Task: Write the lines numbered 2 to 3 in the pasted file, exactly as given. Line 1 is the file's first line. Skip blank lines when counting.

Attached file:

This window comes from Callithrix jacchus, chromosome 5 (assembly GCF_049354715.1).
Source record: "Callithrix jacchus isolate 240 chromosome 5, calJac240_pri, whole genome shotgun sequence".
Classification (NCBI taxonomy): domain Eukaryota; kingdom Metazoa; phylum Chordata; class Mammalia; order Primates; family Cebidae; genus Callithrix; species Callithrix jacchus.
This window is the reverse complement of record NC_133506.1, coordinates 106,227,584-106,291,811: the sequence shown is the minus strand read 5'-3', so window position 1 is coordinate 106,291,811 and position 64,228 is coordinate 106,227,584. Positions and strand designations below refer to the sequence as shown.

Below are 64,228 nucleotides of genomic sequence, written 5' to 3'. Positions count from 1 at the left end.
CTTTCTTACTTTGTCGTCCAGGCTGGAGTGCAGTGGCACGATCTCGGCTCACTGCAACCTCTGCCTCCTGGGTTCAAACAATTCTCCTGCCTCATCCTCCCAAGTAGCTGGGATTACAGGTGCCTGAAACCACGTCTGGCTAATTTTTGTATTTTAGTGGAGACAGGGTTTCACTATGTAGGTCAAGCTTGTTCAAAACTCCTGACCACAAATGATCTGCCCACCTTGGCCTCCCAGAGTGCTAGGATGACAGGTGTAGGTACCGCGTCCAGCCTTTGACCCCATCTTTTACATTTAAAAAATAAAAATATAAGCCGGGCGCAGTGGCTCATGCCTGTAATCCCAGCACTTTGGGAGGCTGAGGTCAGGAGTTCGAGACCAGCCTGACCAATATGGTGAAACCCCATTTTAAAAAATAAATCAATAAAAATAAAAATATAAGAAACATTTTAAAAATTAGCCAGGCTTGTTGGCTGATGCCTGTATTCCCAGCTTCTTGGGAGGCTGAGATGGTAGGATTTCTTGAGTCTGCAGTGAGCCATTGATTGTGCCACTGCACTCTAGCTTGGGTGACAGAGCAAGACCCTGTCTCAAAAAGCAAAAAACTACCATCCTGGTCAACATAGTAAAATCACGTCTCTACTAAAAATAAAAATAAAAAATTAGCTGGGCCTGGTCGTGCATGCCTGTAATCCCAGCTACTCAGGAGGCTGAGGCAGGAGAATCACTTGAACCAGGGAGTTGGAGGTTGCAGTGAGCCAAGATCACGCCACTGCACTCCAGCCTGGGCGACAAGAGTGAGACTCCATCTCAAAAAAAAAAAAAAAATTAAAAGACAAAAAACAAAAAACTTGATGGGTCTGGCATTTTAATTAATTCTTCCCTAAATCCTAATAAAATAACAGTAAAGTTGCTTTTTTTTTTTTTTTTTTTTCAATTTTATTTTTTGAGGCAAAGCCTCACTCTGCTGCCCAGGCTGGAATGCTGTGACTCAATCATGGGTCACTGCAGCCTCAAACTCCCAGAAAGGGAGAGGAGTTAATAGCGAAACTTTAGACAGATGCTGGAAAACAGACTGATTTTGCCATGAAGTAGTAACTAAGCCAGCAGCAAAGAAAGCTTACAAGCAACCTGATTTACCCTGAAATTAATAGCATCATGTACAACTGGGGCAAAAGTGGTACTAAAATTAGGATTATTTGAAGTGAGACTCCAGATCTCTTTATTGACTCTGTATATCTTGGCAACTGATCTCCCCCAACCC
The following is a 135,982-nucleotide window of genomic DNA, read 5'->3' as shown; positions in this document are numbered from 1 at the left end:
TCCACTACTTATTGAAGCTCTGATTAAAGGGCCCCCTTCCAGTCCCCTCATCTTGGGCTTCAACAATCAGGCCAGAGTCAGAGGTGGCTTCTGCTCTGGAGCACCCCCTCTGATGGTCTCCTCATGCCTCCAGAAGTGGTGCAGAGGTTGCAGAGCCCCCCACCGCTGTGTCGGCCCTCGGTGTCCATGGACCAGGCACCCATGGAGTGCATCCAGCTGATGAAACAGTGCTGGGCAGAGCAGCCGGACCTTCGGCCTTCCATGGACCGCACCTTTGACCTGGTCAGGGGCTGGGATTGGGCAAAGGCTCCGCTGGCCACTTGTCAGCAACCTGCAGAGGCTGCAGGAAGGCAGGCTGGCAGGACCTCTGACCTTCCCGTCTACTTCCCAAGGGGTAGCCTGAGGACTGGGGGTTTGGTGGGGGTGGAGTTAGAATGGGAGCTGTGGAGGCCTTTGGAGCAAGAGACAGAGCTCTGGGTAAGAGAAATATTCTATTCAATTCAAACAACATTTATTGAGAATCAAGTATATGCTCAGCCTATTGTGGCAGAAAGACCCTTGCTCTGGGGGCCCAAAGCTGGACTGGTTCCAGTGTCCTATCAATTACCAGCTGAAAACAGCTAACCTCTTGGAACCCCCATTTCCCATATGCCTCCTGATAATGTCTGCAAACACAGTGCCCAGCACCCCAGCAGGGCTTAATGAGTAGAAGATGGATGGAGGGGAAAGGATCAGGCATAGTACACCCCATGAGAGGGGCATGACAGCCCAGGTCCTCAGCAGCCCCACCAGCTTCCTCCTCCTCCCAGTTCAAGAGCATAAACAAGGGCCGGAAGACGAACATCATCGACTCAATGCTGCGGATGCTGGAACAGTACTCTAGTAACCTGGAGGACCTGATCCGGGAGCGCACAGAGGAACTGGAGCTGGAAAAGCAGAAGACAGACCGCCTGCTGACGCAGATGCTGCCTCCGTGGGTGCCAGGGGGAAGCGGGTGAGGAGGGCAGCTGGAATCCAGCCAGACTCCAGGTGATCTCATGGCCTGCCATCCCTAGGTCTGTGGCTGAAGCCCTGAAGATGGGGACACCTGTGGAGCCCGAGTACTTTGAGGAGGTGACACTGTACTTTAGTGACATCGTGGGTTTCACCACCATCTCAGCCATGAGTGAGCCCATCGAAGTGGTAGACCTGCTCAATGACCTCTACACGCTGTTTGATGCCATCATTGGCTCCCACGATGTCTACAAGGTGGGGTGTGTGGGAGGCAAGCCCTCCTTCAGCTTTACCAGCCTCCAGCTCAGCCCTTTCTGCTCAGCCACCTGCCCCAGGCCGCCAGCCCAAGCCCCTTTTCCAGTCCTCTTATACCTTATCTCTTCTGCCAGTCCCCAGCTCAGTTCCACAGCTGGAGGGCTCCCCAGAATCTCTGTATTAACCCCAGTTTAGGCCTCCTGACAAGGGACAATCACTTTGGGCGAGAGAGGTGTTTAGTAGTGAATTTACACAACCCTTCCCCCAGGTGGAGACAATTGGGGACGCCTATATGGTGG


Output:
Source record: "Callithrix jacchus isolate 240 chromosome 5, calJac240_pri, whole genome shotgun sequence".
Classification (NCBI taxonomy): domain Eukaryota; kingdom Metazoa; phylum Chordata; class Mammalia; order Primates; family Cebidae; genus Callithrix; species Callithrix jacchus.